If you’re experiencing domestic violence in Australia, there are several key contacts for immediate help and support. In urgent situations, call 000 to reach emergency services for immediate police assistance.
For confidential support and counseling, contact the National Domestic Violence Hotline or call 1800 RESPECT (1800 737 732), the National Sexual Assault, Domestic and Family Violence Counselling Service, available 24/7.
Each state and territory in Australia also offers specific domestic violence support services, providing resources such as counseling, legal advice, and safe accommodation.
Remember, reaching out for help is a critical step toward ensuring your safety and well-being.
What Happens If You Call The Police For Domestic Violence
When you call the police for domestic violence in Australia, the response involves several steps, prioritizing the safety of those involved:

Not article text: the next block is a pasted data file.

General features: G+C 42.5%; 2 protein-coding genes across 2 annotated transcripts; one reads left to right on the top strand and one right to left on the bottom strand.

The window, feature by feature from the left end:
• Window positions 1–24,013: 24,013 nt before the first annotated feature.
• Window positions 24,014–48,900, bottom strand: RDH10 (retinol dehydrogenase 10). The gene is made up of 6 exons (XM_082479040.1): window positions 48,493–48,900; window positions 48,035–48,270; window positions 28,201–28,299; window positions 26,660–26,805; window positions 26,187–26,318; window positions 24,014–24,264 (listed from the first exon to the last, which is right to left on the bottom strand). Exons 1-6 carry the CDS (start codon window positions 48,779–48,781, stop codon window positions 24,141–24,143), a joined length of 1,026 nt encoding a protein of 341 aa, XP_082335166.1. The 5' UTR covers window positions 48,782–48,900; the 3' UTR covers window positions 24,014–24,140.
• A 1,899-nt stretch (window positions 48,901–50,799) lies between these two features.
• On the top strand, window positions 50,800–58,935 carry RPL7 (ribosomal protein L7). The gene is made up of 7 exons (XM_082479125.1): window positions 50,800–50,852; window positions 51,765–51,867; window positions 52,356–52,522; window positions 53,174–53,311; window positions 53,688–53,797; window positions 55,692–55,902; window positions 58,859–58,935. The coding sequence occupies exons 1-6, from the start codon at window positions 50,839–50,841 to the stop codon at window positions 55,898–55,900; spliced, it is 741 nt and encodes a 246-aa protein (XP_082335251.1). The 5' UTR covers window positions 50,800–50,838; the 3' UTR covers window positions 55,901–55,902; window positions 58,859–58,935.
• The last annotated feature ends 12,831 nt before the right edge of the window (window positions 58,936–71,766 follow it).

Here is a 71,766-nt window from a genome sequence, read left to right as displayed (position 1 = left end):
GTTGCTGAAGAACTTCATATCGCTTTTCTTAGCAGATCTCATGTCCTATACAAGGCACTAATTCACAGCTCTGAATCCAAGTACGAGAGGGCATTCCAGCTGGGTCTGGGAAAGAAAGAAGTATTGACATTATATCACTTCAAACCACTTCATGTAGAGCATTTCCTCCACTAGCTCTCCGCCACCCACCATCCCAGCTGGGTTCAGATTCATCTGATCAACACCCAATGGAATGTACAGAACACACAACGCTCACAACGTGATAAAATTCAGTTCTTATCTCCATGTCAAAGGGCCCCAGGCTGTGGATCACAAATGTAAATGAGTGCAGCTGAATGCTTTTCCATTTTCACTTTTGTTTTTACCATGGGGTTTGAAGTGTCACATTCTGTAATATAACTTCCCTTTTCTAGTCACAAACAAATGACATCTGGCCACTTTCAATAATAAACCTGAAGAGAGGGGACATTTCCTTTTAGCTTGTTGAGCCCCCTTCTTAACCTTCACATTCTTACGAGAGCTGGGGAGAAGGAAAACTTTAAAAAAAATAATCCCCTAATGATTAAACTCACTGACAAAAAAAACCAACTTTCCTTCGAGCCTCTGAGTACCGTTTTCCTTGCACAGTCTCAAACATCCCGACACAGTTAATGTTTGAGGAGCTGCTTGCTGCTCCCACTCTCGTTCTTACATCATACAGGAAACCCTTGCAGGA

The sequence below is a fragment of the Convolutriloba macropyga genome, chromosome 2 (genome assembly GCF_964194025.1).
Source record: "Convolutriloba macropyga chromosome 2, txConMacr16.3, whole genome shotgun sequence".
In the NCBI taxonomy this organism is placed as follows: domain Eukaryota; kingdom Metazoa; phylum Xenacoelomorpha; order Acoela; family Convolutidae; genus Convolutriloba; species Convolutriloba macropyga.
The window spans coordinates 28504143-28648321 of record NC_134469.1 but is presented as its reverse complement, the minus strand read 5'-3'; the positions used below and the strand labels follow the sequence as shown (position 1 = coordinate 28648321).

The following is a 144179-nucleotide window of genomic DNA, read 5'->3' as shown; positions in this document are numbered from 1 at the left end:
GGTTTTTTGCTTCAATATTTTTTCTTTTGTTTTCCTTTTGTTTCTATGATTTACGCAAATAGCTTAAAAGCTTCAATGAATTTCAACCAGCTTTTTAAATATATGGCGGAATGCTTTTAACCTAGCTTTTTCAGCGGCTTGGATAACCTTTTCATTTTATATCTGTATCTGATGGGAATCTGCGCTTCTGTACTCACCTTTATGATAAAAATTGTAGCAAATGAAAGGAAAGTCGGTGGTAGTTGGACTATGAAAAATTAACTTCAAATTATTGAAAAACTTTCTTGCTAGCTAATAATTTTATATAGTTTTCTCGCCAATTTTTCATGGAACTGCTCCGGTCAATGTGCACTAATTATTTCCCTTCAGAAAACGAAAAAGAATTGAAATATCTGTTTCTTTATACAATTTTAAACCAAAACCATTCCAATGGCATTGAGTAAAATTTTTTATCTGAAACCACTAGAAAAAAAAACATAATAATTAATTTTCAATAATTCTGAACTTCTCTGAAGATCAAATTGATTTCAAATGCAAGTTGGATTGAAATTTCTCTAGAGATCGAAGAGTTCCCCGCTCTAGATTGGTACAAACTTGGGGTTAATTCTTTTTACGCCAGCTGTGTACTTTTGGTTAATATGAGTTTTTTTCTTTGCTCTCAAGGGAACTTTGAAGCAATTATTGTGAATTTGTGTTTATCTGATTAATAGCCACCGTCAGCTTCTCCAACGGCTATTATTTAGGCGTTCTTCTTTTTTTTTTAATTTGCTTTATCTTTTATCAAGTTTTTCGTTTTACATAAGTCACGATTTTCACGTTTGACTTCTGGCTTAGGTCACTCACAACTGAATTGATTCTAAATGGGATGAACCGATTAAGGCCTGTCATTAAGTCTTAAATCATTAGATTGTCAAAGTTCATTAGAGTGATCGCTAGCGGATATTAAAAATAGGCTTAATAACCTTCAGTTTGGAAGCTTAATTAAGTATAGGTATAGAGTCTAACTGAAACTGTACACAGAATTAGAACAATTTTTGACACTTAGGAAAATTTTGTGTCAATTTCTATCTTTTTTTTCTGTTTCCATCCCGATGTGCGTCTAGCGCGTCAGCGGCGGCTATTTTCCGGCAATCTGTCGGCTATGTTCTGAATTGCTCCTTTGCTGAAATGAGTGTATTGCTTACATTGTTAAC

Prioritizing Safety and Immediate Response
The primary concern of the police is the safety of the individuals involved. The NSW police, for example, prioritize the protection of individuals in a domestic violence situation. Once you call, they will respond promptly. In cases of immediate danger or ongoing assault, the police will act quickly to secure the safety of the victim and any other vulnerable individuals, such as children.
Investigation and Assessment
On arrival, police officers will assess the situation, talk to all parties involved, and gather evidence. This may include taking statements, photographing injuries, and noting property damage. The police will determine if a crime has been committed and whether an arrest is necessary.
Protection and Safety Orders
The police may issue a provisional Apprehended Domestic Violence Order (ADVO), which provides immediate protection to the victim. This order typically includes conditions to protect the victim, such as prohibiting the perpetrator from approaching or contacting the victim or entering their home or workplace.